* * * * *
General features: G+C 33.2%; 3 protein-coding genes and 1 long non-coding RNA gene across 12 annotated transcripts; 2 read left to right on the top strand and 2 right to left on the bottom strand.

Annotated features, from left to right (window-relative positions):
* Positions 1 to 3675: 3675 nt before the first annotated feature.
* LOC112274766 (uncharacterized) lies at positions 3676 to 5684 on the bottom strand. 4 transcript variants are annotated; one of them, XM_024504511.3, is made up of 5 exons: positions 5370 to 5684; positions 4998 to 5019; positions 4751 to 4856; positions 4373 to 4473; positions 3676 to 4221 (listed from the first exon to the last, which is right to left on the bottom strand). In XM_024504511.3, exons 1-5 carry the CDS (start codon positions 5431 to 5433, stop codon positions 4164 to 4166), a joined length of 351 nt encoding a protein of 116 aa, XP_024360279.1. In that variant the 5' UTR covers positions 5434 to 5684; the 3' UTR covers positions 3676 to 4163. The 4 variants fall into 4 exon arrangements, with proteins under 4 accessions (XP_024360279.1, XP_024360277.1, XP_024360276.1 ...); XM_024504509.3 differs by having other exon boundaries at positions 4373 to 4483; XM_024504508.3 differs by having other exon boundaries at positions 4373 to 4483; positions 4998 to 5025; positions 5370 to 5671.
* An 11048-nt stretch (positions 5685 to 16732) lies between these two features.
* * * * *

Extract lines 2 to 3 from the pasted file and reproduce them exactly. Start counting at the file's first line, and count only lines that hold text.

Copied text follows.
Annotated features, from left to right (window-relative positions):
* Positions 1 to 3675: 3675 nt before the first annotated feature.